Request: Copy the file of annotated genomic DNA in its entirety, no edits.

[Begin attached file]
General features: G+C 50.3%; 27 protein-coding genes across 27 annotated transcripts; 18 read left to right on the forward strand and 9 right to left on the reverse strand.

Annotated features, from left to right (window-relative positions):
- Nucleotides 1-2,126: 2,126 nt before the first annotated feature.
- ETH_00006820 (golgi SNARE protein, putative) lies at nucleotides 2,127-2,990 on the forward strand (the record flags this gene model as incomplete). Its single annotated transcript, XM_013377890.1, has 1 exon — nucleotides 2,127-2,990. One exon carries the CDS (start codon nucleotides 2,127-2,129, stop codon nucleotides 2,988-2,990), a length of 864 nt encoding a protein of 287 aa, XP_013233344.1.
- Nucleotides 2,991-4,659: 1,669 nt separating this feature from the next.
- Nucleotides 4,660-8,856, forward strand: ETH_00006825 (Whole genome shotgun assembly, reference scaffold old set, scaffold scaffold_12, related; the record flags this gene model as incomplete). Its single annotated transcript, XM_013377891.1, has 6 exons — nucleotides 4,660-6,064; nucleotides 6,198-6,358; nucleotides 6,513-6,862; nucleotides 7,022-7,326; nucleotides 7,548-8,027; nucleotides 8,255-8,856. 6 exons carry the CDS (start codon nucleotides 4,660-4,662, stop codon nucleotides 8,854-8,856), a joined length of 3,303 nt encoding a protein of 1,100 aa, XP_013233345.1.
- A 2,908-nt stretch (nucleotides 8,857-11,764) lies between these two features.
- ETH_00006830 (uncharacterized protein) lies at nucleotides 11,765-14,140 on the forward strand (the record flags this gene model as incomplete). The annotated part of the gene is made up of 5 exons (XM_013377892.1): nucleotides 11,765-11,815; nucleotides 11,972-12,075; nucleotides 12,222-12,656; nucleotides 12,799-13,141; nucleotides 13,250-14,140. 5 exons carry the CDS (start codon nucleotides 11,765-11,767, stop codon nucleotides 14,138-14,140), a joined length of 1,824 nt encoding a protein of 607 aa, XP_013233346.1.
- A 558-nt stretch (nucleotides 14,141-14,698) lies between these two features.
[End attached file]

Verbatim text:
General features: G+C 50.3%; 27 protein-coding genes across 27 annotated transcripts; 18 read left to right on the forward strand and 9 right to left on the reverse strand.

Annotated features, from left to right (window-relative positions):
- Nucleotides 1-2,126: 2,126 nt before the first annotated feature.
- ETH_00006820 (golgi SNARE protein, putative) lies at nucleotides 2,127-2,990 on the forward strand (the record flags this gene model as incomplete). Its single annotated transcript, XM_013377890.1, has 1 exon — nucleotides 2,127-2,990. One exon carries the CDS (start codon nucleotides 2,127-2,129, stop codon nucleotides 2,988-2,990), a length of 864 nt encoding a protein of 287 aa, XP_013233344.1.
- Nucleotides 2,991-4,659: 1,669 nt separating this feature from the next.
- Nucleotides 4,660-8,856, forward strand: ETH_00006825 (Whole genome shotgun assembly, reference scaffold old set, scaffold scaffold_12, related; the record flags this gene model as incomplete). Its single annotated transcript, XM_013377891.1, has 6 exons — nucleotides 4,660-6,064; nucleotides 6,198-6,358; nucleotides 6,513-6,862; nucleotides 7,022-7,326; nucleotides 7,548-8,027; nucleotides 8,255-8,856. 6 exons carry the CDS (start codon nucleotides 4,660-4,662, stop codon nucleotides 8,854-8,856), a joined length of 3,303 nt encoding a protein of 1,100 aa, XP_013233345.1.
- A 2,908-nt stretch (nucleotides 8,857-11,764) lies between these two features.
- ETH_00006830 (uncharacterized protein) lies at nucleotides 11,765-14,140 on the forward strand (the record flags this gene model as incomplete). The annotated part of the gene is made up of 5 exons (XM_013377892.1): nucleotides 11,765-11,815; nucleotides 11,972-12,075; nucleotides 12,222-12,656; nucleotides 12,799-13,141; nucleotides 13,250-14,140. 5 exons carry the CDS (start codon nucleotides 11,765-11,767, stop codon nucleotides 14,138-14,140), a joined length of 1,824 nt encoding a protein of 607 aa, XP_013233346.1.
- A 558-nt stretch (nucleotides 14,141-14,698) lies between these two features.